The mobile learning ground swell doesn’t appear to be slowing down and is increasingly becoming the preferred mode of learning in a number of industries. A recent survey by Brandon Hall Group found that 73% of organisations are now actively involved in mobile learning of one sort or another, and 87% planned to increase mLearning use within the following year.

At the core of mLearning’s popularity is our love of technology – it’s untethered and can be done anytime and anywhere.  Most people are already using their own devices to find research information (or to complete informal learning).

PewResearch have found that 86% of smartphone owners (or around o 62% of the entire adult population) have used their phones in the previous 30 days to find ‘Just in Time’ information. 18-29 year olds are even more likely to have used a mobile device for informal JIT research or informal learning of some type.

It’s no wonder that most employees are warming to mLearning – besides, who really wants to spend more time at their desk when training content could be absorbed on the bus, or while waiting for a train on the way home?

It might seem obvious that this different mode of consumption also requires a completely different approach to instructional design, graphic and user experience design, but these approaches that are often overlooked. In many cases, mobile Learning fails to capitlise on the numerous benefit this method of training delivery has to offer.

Commonly, mLearning is used as a replacement for other options, and not as a way to supplement or reinforcement for learning. Formal and informal or ‘on demand’ learning can also blended to contextualise ideas, and provide better retention of learning concepts. When done well, mobile learning should be less about comprehension and retention, and more about convenient access to training when it’s needed (or when it will have the most impact).

For example, a new workplace initiative might be delivered during working hours via eLearning or traditional methods to explain complex procedures or policies. mLearning could then be used as a way to help staff retain what they’ve learned, engaging them in further learning with bite sized modules, or refresher quizzes to test knowledge. Use of ‘micro-learning’ modules can used to to boost employee performance at regular intervals, and can help HR teams reach the entire organisation in spades.

To unlock all of the benefits of mobile learning, performance support teams and learning designers need to be able to effectively transition learning objectives and content to match the context of the delivery methods that are available.

One of the easiest ways to do this is to use a rapid authoring tool to quickly create mobile friendly courses and share them to staff via email, or comms tool, without involving an IT department or Learning management system. With this in mind, here are…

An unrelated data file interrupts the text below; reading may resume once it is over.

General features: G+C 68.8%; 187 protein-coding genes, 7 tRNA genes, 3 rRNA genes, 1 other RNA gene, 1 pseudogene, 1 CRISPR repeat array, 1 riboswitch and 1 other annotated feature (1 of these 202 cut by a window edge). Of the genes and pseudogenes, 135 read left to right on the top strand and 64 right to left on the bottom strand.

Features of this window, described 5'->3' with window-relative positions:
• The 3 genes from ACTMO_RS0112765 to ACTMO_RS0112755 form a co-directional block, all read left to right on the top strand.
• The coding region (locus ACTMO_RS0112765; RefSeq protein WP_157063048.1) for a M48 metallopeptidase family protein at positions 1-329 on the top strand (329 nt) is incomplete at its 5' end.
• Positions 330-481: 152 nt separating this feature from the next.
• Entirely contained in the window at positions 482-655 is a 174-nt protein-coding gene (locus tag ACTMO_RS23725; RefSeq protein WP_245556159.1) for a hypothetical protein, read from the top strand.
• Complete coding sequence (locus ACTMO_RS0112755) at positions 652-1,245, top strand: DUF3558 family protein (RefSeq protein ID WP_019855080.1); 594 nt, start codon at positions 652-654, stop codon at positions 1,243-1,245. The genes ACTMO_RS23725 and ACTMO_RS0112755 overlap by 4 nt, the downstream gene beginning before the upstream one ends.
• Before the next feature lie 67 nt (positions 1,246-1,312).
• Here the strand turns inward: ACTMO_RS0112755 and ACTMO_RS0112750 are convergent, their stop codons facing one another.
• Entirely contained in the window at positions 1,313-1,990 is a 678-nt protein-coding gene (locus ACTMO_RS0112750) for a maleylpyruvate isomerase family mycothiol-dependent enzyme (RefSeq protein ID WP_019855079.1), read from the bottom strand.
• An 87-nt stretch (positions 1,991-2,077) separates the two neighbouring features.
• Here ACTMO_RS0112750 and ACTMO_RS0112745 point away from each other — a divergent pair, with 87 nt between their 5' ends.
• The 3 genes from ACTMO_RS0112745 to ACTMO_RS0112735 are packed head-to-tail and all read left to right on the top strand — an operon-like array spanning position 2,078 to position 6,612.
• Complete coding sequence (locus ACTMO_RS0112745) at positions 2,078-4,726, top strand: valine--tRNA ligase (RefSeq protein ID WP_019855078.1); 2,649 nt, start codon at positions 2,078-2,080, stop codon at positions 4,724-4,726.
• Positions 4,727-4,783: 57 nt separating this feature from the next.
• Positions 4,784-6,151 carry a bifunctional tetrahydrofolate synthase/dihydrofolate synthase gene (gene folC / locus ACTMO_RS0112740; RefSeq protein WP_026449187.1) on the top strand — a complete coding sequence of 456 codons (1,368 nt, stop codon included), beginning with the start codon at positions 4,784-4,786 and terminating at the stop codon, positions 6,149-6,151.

10 practical tips you can use to boost the effectiveness of your mLearning

  • Establish the need for mLearning and outline what you want to achieve and why you think it’s a good idea before you get started – your organisation has to be onboard if you want your programs to be successful.
  • Start by migrating legacy courses – converting content is much easier than designing a new program from scratch. It will also help provide a baseline for for any future development.
  • Ensure that all of your training content is relevant, engaging and accessible on the devices it will be used on. Don’t try and shoehorn all of your content on a topic into one course.
  • People have short attention spans when using smaller screens so chunk your training content into 3-10 minutes micro-lessons.
  • Use interactive elements interspersed with other content to make mLearning content engaging.
  • Keep any videos short – 2-3 minutes max!
  • Implement a consistent format and design approach that learners can become familiar with – you don’t want your employees second guessing what they are doing every time they open up a new learning module.
  • Use device agnostic technology to support BYOD, flexibility and choice of device to access learning – i.e. don’t use Flash or any sort of technology that requires an installable player to view mobile content.
  • Create solutions that are designed in a way where learners don’t feel like they have sat through what they know as eLearning – if you feel yourself switching off when you’re developing the content it’s likely your employees will do the same.
  • If possible, use gamification elements like timers, badges or points to make your training feel more at home on a mobile. If you don’t have the resources to add these sort of elements to your mLearning – do whatever you can to make it fun. Use humour and feedback as way to engage people in what they are learning.